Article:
I’ve been present when film watchers are shocked when they see nudity or frank sexuality in a silent era film. Because of the Hays Code, most Americans think that people were squeaky-clean prior to the mid-1960s, that the Vietnam era was the birth of all sex, drugs, and swearing. The truth is that folks in the 1920s talked about and experienced the same basic things we do today. It’s just that our popular culture was in lockdown for over thirty years, so there isn’t much cinematic evidence of such things prior to the MPAA. Yes, you see those subjects covered in foreign films made during the Hays Code era, but foreign films weren’t easily accessible to Average Joe American until very recently.
While the MPAA rating system isn’t all wine and roses (see This Film Is Not Yet Rated for reasons why), it is a definite improvement over industry-wide censorship. I’m fine with putting a few hurdles in front of taboo material, as long as it’s still available.
Thus, it is good that Holy Motors is uncensored on Blu-Ray and DVD. However, I’m still baffled and angry that some penises are apparently more obscene than others on streaming video channels.
In Minneapolis every month, there is a stage comedy show called Vilification Tennis. The whole premise of the show is that performers stand up and insult each other in a tennis-style game. “Yo mamma” jokes abound.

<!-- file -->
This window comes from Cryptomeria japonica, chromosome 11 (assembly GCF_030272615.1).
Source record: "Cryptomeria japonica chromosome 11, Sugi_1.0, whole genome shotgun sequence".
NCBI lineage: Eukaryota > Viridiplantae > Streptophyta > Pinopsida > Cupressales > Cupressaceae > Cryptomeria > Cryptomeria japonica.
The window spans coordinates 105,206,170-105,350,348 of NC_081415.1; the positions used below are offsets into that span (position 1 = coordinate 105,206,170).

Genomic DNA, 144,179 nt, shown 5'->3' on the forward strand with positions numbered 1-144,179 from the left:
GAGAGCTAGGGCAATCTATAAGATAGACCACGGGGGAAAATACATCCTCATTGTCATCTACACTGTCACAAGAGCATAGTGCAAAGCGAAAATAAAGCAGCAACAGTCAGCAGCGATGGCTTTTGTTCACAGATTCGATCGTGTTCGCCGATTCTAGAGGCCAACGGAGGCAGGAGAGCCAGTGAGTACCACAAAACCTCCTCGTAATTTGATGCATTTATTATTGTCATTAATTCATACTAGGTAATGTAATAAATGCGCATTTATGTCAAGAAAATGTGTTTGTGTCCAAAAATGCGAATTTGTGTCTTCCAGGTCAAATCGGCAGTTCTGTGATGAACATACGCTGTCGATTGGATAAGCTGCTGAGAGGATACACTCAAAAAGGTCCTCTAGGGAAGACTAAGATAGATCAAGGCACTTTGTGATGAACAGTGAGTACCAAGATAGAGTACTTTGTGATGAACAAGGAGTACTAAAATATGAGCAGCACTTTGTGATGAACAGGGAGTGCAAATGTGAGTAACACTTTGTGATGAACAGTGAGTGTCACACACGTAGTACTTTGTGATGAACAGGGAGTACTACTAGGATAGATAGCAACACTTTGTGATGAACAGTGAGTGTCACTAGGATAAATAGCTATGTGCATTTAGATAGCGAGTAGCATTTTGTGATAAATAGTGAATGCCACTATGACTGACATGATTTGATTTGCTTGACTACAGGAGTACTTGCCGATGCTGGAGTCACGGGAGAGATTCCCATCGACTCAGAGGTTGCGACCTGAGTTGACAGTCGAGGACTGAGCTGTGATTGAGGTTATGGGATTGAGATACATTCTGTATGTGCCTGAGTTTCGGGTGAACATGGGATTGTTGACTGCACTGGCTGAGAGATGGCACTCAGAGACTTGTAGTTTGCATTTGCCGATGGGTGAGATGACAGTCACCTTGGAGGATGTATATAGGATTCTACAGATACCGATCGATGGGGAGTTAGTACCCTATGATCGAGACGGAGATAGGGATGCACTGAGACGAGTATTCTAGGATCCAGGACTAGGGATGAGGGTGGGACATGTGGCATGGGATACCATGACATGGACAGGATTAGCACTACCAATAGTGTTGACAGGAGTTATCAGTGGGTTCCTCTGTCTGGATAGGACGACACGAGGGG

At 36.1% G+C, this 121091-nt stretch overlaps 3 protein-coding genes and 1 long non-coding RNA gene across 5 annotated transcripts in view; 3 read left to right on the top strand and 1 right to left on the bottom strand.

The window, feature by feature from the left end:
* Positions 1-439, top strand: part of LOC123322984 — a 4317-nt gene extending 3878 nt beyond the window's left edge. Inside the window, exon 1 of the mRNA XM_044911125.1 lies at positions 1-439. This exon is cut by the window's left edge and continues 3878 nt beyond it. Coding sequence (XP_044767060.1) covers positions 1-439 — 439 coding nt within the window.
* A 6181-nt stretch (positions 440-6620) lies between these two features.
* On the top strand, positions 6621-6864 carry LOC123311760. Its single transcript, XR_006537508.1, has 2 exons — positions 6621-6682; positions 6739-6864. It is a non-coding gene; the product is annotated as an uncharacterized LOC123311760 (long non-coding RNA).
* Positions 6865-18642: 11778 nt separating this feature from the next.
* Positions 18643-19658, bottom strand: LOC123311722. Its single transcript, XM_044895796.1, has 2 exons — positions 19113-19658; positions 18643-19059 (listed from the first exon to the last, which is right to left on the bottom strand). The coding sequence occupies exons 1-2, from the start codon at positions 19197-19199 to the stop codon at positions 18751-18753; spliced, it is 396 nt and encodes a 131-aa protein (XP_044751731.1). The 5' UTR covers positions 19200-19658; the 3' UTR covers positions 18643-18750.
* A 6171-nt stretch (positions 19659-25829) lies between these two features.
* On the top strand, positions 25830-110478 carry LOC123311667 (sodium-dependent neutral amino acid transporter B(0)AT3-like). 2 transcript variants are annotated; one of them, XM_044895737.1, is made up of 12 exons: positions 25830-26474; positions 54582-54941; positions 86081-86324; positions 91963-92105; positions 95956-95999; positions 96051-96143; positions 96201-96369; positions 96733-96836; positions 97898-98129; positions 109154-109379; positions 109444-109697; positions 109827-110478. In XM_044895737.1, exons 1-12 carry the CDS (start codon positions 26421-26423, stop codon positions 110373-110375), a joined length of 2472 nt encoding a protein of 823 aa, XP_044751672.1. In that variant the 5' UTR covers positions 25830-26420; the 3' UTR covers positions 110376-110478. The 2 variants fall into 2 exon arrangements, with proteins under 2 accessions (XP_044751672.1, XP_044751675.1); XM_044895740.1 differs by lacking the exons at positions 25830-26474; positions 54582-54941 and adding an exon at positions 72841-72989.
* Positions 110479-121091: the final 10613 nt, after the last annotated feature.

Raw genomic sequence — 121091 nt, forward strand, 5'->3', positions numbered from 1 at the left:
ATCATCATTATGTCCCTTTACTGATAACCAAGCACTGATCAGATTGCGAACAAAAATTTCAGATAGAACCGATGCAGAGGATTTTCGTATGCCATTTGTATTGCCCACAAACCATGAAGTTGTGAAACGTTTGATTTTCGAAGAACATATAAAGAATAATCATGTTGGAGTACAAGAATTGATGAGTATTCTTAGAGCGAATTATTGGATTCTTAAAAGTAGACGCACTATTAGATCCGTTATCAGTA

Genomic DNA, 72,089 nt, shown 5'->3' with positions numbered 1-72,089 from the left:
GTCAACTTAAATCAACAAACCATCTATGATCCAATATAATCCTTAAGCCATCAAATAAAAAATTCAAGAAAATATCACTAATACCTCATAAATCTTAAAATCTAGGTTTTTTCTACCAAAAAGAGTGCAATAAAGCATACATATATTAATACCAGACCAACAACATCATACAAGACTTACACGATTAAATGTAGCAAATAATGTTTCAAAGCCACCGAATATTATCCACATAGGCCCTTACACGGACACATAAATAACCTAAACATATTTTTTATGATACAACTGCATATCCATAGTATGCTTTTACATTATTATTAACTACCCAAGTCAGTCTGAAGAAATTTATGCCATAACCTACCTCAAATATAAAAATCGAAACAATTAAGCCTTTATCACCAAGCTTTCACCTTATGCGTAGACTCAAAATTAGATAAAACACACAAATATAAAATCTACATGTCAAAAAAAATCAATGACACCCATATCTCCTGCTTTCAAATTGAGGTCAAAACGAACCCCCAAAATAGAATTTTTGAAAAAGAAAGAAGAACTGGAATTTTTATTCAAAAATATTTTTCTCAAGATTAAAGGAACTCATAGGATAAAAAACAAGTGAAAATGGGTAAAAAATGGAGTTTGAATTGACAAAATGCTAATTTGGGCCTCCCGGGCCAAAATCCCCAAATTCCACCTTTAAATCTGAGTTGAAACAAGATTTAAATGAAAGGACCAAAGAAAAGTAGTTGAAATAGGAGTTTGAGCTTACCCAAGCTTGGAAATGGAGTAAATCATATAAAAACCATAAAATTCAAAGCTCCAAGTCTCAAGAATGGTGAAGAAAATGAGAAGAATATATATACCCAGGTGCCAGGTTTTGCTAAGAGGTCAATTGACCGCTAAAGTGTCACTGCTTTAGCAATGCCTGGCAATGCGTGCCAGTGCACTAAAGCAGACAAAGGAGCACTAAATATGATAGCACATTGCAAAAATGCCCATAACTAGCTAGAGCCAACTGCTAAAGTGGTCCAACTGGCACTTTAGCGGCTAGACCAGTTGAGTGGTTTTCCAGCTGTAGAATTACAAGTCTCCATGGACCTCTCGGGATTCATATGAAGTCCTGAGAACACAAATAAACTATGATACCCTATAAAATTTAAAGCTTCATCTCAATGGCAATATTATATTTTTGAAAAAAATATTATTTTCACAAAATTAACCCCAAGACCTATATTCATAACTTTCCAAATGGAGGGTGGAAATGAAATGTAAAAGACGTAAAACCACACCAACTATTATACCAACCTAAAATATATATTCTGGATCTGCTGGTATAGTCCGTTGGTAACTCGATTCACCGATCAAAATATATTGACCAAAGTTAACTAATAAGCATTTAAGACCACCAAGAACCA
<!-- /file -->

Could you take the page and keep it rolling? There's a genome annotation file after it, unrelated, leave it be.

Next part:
The show is notorious for being incredibly offensive. The performers are very clear that offensiveness is the goal, and that even the most laid-back individual will probably be offended by something in the show. The point of the show is, however, that nothing is off the table. Jokes about pedophilia, religion, race, sexism, and even rape… all are present.
And, honestly, it works. The show is funny. It’s not for everyone, that’s for sure, but they do manage to make it work.
Since this is the age of “rape jokes are never funny,” I once asked the ringleader, Tim Wick, how they managed to make the show work.
He responded that it works because nothing is taboo at the show. The moment you ban one subject from humor is the moment you suggest that everything else is okay. Banning pedophilia jokes would imply that rape jokes are somehow okay in polite society. It’s a tricky tightrope to walk upon, but they’re professionals and have been doing the show for years.
…which brings me back to Denis Lavant’s penis.
What does it say about us as a society when I can turn on Netflix Streaming and watch female nudity galore, but a single erect penis (which isn’t even doing anything aside from standing around) is verboten?
Why can I watch thousands of people being slaughtered graphically on a movie streaming service — via guns, zombies, aliens, and all manner of mechanical failure — while one penis is apparently too much to handle?
Or, to bring this to the stupidest level, why can I go to Netflix Streaming and see Willem Dafoe’s penis but not Denis Lavant’s penis?
Really, it’s a shame. Holy Motors is an amazing film and shouldn’t be fucked with.
And Denis Lavant’s penis is rather nice. Pity that you might miss it.
Update April 15, 2013: About a week after I wrote this post, Antichrist disappeared from Netflix Streaming. I avidly follow which films are dropping off Netflix Streaming (the service usually puts a stamp on each film’s entry a week or two ahead of time), and I didn’t see anything posted ahead of time that Antichrist was dropping off. The film just vanished. Hmmm.